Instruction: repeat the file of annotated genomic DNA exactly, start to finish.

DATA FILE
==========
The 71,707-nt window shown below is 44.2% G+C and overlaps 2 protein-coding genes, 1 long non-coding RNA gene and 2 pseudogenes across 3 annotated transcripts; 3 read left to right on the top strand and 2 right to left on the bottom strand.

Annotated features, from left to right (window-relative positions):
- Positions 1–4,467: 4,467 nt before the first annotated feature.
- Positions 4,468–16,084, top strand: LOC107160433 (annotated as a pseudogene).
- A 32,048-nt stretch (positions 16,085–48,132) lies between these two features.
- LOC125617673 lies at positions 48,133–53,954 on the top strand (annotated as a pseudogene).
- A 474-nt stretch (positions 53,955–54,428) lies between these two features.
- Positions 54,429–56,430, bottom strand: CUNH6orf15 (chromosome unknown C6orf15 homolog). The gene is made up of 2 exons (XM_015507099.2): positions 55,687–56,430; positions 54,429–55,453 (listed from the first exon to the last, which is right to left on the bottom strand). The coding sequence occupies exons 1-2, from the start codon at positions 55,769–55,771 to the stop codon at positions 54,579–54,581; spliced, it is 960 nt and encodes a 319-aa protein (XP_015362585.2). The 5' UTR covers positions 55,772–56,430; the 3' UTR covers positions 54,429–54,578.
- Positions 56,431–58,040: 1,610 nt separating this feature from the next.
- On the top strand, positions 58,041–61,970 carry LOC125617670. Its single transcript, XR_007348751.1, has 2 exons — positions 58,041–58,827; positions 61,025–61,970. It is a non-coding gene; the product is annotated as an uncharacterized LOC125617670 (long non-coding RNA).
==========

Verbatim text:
The 71,707-nt window shown below is 44.2% G+C and overlaps 2 protein-coding genes, 1 long non-coding RNA gene and 2 pseudogenes across 3 annotated transcripts; 3 read left to right on the top strand and 2 right to left on the bottom strand.

Annotated features, from left to right (window-relative positions):
- Positions 1–4,467: 4,467 nt before the first annotated feature.
- Positions 4,468–16,084, top strand: LOC107160433 (annotated as a pseudogene).
- A 32,048-nt stretch (positions 16,085–48,132) lies between these two features.
- LOC125617673 lies at positions 48,133–53,954 on the top strand (annotated as a pseudogene).
- A 474-nt stretch (positions 53,955–54,428) lies between these two features.
- Positions 54,429–56,430, bottom strand: CUNH6orf15 (chromosome unknown C6orf15 homolog). The gene is made up of 2 exons (XM_015507099.2): positions 55,687–56,430; positions 54,429–55,453 (listed from the first exon to the last, which is right to left on the bottom strand). The coding sequence occupies exons 1-2, from the start codon at positions 55,769–55,771 to the stop codon at positions 54,579–54,581; spliced, it is 960 nt and encodes a 319-aa protein (XP_015362585.2). The 5' UTR covers positions 55,772–56,430; the 3' UTR covers positions 54,429–54,578.
- Positions 56,431–58,040: 1,610 nt separating this feature from the next.
- On the top strand, positions 58,041–61,970 carry LOC125617670. Its single transcript, XR_007348751.1, has 2 exons — positions 58,041–58,827; positions 61,025–61,970. It is a non-coding gene; the product is annotated as an uncharacterized LOC125617670 (long non-coding RNA).